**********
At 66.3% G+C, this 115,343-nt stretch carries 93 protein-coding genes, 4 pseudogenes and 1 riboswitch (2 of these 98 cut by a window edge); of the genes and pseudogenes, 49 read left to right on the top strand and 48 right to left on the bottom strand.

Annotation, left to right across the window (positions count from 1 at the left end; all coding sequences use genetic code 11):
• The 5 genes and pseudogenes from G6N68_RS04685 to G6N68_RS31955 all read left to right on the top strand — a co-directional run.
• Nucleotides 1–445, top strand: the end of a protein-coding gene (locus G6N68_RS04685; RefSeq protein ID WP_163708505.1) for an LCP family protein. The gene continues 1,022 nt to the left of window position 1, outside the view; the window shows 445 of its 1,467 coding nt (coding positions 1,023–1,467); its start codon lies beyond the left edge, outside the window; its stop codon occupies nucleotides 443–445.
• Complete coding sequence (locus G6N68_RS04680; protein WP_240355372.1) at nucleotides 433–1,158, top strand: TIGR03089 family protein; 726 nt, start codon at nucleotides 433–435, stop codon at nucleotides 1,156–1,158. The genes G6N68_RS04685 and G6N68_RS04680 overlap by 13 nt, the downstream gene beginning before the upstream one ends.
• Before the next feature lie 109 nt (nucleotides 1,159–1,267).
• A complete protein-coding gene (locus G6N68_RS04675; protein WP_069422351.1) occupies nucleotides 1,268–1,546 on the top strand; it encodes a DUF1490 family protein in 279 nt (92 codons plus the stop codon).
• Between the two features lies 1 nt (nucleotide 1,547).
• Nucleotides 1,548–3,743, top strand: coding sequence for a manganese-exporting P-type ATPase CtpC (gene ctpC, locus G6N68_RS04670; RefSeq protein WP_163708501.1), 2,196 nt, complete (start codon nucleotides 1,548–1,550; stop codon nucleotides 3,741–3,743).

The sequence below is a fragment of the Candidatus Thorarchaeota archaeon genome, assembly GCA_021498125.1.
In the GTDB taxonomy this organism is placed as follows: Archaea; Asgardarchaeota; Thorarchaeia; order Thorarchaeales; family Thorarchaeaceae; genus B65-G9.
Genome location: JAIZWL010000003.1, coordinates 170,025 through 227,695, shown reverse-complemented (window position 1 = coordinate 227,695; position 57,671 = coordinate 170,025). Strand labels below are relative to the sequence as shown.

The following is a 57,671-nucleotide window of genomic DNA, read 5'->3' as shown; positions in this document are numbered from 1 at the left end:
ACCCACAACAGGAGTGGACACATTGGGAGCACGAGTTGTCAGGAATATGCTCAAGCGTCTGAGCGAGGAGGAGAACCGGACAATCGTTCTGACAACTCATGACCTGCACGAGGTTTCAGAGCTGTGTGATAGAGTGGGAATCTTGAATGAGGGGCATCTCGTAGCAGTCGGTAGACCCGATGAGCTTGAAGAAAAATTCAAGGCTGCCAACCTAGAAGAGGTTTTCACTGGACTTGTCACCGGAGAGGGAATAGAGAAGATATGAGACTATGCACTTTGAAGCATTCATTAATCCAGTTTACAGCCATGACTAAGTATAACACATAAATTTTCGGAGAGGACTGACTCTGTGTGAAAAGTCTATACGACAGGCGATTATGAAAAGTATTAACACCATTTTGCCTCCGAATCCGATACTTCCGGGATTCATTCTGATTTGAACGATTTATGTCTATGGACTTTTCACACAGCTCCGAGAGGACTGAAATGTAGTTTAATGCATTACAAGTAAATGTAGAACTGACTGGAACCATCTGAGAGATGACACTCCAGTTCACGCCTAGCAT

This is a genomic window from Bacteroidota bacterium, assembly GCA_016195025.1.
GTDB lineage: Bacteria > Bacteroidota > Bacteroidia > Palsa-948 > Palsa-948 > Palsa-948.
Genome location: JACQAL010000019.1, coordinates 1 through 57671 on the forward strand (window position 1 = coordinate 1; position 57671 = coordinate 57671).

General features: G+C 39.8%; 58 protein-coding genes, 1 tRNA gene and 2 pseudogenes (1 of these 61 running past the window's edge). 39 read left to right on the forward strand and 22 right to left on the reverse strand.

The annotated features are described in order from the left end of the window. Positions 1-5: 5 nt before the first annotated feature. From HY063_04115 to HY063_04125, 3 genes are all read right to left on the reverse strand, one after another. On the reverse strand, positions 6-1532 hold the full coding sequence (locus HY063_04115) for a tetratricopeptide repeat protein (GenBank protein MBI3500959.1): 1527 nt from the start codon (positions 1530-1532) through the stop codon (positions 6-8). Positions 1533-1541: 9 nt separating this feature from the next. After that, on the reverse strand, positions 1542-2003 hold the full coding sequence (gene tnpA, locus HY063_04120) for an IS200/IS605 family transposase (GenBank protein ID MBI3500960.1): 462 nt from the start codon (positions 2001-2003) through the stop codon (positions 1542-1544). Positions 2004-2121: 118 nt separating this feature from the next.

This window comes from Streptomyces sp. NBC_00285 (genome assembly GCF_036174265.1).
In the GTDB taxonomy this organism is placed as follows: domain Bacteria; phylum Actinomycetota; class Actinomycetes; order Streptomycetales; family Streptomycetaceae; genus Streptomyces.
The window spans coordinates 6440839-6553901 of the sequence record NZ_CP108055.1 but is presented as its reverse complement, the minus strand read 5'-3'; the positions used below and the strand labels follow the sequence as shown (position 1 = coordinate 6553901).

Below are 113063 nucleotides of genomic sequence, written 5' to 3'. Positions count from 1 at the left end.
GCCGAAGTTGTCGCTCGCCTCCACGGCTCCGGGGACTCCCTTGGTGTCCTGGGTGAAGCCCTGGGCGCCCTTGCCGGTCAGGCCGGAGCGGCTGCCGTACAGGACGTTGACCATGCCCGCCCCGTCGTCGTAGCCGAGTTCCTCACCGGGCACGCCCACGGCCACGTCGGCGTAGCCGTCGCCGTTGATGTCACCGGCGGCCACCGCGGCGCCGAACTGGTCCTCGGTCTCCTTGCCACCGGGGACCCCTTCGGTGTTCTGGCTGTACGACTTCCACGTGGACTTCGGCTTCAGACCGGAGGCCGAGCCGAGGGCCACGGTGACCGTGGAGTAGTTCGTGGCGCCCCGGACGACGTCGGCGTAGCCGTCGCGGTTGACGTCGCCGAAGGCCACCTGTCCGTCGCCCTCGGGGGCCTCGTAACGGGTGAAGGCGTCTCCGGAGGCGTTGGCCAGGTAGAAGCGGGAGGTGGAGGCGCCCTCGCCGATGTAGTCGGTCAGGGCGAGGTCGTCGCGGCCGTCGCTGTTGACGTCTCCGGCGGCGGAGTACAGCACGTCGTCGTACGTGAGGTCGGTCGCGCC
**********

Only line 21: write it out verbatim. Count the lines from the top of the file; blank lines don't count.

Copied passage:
In the GTDB taxonomy this organism is placed as follows: domain Bacteria; phylum Actinomycetota; class Actinomycetes; order Streptomycetales; family Streptomycetaceae; genus Streptomyces.